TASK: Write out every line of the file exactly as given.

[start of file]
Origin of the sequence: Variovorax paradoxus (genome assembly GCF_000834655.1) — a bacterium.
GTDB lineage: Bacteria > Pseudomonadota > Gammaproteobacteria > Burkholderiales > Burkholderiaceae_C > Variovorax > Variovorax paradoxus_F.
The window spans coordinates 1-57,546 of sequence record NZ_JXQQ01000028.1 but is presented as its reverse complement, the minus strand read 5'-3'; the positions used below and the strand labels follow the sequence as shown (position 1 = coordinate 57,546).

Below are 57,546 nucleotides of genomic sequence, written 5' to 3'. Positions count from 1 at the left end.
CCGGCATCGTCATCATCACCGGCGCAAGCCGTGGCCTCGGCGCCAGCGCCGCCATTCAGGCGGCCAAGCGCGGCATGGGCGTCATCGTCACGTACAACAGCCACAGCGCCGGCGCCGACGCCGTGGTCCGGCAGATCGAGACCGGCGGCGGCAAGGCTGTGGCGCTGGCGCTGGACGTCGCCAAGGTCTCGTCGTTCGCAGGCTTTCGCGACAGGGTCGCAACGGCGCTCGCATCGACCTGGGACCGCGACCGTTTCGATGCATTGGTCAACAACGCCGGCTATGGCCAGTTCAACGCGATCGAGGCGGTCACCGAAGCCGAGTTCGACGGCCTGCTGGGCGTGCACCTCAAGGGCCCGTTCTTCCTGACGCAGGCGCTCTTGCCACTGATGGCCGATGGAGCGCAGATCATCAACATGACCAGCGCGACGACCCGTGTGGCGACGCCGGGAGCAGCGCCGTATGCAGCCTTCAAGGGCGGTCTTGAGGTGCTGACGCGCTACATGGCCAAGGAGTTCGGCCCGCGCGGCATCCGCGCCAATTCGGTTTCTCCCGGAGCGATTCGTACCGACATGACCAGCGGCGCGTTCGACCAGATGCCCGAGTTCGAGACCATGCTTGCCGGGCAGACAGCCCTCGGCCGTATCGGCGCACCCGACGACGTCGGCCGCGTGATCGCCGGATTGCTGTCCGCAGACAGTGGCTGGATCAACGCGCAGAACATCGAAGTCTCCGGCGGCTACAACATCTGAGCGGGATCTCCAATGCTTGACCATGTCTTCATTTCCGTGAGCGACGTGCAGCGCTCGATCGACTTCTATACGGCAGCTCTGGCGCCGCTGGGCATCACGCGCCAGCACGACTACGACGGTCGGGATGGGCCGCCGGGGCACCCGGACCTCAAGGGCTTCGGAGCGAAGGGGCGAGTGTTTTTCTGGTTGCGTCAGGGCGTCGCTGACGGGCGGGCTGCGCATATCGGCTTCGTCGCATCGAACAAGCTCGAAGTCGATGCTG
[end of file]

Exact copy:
Origin of the sequence: Variovorax paradoxus (genome assembly GCF_000834655.1) — a bacterium.
GTDB lineage: Bacteria > Pseudomonadota > Gammaproteobacteria > Burkholderiales > Burkholderiaceae_C > Variovorax > Variovorax paradoxus_F.
The window spans coordinates 1-57,546 of sequence record NZ_JXQQ01000028.1 but is presented as its reverse complement, the minus strand read 5'-3'; the positions used below and the strand labels follow the sequence as shown (position 1 = coordinate 57,546).

Below are 57,546 nucleotides of genomic sequence, written 5' to 3'. Positions count from 1 at the left end.
CCGGCATCGTCATCATCACCGGCGCAAGCCGTGGCCTCGGCGCCAGCGCCGCCATTCAGGCGGCCAAGCGCGGCATGGGCGTCATCGTCACGTACAACAGCCACAGCGCCGGCGCCGACGCCGTGGTCCGGCAGATCGAGACCGGCGGCGGCAAGGCTGTGGCGCTGGCGCTGGACGTCGCCAAGGTCTCGTCGTTCGCAGGCTTTCGCGACAGGGTCGCAACGGCGCTCGCATCGACCTGGGACCGCGACCGTTTCGATGCATTGGTCAACAACGCCGGCTATGGCCAGTTCAACGCGATCGAGGCGGTCACCGAAGCCGAGTTCGACGGCCTGCTGGGCGTGCACCTCAAGGGCCCGTTCTTCCTGACGCAGGCGCTCTTGCCACTGATGGCCGATGGAGCGCAGATCATCAACATGACCAGCGCGACGACCCGTGTGGCGACGCCGGGAGCAGCGCCGTATGCAGCCTTCAAGGGCGGTCTTGAGGTGCTGACGCGCTACATGGCCAAGGAGTTCGGCCCGCGCGGCATCCGCGCCAATTCGGTTTCTCCCGGAGCGATTCGTACCGACATGACCAGCGGCGCGTTCGACCAGATGCCCGAGTTCGAGACCATGCTTGCCGGGCAGACAGCCCTCGGCCGTATCGGCGCACCCGACGACGTCGGCCGCGTGATCGCCGGATTGCTGTCCGCAGACAGTGGCTGGATCAACGCGCAGAACATCGAAGTCTCCGGCGGCTACAACATCTGAGCGGGATCTCCAATGCTTGACCATGTCTTCATTTCCGTGAGCGACGTGCAGCGCTCGATCGACTTCTATACGGCAGCTCTGGCGCCGCTGGGCATCACGCGCCAGCACGACTACGACGGTCGGGATGGGCCGCCGGGGCACCCGGACCTCAAGGGCTTCGGAGCGAAGGGGCGAGTGTTTTTCTGGTTGCGTCAGGGCGTCGCTGACGGGCGGGCTGCGCATATCGGCTTCGTCGCATCGAACAAGCTCGAAGTCGATGCTG